Linked by Thom Holwerda on Thu 23rd Jan 2014 11:54 UTC
PDAs, Cellphones, Wireless

Nokia has just posted its results for the fourth quarter of 2013 - this is the last set of quarterly results which include the devices division, which has been sold to Microsoft. The parts that remain at Nokia are doing relatively well, but the holiday quarter for Lumia was a letdown.

Exactly how much of a letdown we can't say, since Nokia has - curiously, but tellingly - stopped reporting Lumia sales (update: Nokia has confirmed it sold 8.2 million Lumias). However, they do state that Lumia sales in the fourth (holiday) quarter were down from the third quarter, but up from the year-ago quarter, meaning they sold anywhere between 4.4 and 8.8 million Lumias during the holiday quarter of 2013. Tweakers' Arnoud Wokke has done the math, and concludes Nokia sold between 7.55 and 7.98 million Lumias (update: Nokia has confirmed it sold 8.2 million Lumias). Average selling price dropped again, most likely due to the popularity of the low-end 520. This gives Nokia a smartphone market share of about 2-3%.

All in all, the devices division, with its crashing Asha sales and struggling Lumia sales, was a clear stone around Nokia's neck, kept somewhat afloat by cash injections from Microsoft. However, those injections apparently weren't enough, and by now, we can conclude that Microsoft was effectively forced to step in and buy Nokia's devices division - lest someone else do it.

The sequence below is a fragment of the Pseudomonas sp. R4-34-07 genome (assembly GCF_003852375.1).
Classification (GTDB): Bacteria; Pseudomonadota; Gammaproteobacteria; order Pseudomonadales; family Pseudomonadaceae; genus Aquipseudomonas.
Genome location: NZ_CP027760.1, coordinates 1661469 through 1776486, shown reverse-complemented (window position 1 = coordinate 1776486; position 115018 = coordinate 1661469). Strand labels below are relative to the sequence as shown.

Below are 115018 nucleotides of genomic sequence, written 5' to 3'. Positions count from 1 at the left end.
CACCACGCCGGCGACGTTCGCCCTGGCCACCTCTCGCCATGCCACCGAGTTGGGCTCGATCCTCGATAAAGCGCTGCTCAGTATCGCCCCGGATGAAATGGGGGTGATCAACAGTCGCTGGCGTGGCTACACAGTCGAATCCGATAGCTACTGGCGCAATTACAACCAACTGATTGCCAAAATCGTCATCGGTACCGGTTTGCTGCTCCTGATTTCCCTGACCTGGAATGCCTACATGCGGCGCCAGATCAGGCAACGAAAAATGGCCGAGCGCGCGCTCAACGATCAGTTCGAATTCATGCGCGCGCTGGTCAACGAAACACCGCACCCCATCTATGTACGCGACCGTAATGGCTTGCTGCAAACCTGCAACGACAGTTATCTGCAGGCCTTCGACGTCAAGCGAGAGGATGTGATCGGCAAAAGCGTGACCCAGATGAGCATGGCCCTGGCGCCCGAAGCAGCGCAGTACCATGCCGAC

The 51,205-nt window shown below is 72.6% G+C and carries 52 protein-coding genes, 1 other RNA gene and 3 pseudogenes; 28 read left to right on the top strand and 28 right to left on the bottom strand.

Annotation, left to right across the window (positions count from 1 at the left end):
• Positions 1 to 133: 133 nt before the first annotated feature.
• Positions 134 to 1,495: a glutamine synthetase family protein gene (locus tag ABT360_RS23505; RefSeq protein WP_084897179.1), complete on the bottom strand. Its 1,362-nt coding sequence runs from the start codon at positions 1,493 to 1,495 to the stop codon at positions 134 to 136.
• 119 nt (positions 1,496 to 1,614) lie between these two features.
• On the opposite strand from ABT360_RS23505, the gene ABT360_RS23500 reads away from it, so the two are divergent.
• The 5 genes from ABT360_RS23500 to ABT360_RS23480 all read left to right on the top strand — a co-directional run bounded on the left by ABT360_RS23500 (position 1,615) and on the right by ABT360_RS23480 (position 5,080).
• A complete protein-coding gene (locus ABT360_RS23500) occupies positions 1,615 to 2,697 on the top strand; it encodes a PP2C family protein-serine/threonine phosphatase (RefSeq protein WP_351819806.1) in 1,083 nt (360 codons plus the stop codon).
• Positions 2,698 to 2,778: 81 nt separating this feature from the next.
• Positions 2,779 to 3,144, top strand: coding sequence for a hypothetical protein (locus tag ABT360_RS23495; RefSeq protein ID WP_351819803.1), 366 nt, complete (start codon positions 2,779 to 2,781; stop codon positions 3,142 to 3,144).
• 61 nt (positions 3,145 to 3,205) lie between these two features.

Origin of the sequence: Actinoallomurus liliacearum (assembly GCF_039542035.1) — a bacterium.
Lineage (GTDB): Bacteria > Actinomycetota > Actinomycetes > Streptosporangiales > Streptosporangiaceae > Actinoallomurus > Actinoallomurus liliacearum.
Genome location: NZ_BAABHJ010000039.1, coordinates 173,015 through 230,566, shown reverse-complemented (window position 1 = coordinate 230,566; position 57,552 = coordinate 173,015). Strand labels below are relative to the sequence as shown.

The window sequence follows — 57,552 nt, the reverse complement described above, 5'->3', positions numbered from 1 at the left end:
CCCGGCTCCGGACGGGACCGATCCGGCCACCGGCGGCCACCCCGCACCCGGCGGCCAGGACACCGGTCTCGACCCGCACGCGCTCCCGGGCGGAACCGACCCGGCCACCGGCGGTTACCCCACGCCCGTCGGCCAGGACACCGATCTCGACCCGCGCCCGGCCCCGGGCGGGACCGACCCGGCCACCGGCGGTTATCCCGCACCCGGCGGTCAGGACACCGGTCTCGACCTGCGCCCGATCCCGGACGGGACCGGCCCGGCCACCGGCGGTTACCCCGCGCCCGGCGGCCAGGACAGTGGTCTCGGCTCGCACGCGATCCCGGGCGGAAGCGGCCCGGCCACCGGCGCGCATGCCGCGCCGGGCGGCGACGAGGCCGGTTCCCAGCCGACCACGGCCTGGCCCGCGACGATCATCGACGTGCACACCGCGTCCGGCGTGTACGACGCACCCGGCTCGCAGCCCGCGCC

With this being the last quarter in which Nokia reports on its devices division, an era has come to an end. Now it's up to Microsoft to try and see if they can make something out of the Lumia brand - however, without the Nokia name, that's going to be a very tough sell.

Just ask the Surface department.

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RE[2]: Cheap phones
by WereCatf on Thu 23rd Jan 2014 13:09 UTC in reply to "RE: Cheap phones"
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Sadly, it's all about status, not if the OS is any good ;)

How would you define "good" with regards to kids or the average populace? Easy access to APIs don't mean nothing to them, nor does easy access to stuff outside of walled gardens, nor does access to low-level filesystem specifics -- they have absolutely no use for any of such stuff. On the other hand stability? Well, that's a useful thing for them, and all the current major mobile-OSes are more-or-less stable and solid. Easy access to some popular chat apps? Check. As few viruses and malware-laden apps as possible? Well, there Android actually draws the short stick!

Really, iOS, Android and WP are "good" OSes for the general populace if you just bother to look at them with their needs and wants in mind, not your own. Your ideals and needs and wants don't mean none to them and them being different than the general populace's don't mean the OS ain't "good" for them even if it ain't "good" for you.

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